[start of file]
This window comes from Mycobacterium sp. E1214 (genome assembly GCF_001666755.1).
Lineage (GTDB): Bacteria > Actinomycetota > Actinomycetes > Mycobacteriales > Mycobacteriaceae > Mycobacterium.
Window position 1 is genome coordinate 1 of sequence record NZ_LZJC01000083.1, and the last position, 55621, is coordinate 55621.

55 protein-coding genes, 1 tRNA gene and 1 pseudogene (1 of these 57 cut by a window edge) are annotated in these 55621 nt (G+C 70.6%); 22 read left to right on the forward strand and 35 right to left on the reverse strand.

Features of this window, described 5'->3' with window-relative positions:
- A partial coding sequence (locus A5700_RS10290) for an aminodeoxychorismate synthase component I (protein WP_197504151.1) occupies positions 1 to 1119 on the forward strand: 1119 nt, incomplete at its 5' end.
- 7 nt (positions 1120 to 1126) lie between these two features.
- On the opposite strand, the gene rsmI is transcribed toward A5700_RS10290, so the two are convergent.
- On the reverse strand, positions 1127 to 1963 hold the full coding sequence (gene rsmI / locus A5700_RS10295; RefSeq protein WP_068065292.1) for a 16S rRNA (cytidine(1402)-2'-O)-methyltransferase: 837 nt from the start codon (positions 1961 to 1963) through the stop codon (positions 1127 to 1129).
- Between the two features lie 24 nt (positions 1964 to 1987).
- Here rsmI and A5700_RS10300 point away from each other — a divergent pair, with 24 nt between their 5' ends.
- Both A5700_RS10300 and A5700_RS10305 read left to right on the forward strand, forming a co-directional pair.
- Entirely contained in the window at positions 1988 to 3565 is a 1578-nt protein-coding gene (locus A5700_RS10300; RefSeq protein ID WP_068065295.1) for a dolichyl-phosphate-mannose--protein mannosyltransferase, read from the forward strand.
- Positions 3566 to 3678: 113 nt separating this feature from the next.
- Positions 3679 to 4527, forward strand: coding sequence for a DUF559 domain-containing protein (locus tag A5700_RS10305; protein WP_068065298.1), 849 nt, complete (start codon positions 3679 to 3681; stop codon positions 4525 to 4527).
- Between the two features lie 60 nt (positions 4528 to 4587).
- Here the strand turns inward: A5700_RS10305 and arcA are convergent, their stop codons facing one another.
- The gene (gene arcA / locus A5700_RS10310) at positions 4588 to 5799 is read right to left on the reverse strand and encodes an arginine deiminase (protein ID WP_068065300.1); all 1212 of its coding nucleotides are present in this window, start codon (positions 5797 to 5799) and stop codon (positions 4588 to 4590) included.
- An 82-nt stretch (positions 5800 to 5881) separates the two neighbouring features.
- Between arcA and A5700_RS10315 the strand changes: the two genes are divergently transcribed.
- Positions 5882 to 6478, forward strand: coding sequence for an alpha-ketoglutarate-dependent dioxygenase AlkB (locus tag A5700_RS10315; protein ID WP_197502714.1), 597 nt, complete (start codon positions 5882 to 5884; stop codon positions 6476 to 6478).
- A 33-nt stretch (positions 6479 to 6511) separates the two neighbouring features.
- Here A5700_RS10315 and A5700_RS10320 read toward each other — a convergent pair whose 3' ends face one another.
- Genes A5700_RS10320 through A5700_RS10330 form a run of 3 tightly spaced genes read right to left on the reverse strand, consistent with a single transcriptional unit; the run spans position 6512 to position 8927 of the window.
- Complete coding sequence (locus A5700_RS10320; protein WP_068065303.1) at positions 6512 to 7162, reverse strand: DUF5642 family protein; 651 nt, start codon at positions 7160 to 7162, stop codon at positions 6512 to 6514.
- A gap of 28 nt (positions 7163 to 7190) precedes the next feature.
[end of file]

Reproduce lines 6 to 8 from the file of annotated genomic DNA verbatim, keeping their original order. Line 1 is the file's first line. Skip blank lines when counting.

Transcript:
- A partial coding sequence (locus A5700_RS10290) for an aminodeoxychorismate synthase component I (protein WP_197504151.1) occupies positions 1 to 1119 on the forward strand: 1119 nt, incomplete at its 5' end.
- 7 nt (positions 1120 to 1126) lie between these two features.
- On the opposite strand, the gene rsmI is transcribed toward A5700_RS10290, so the two are convergent.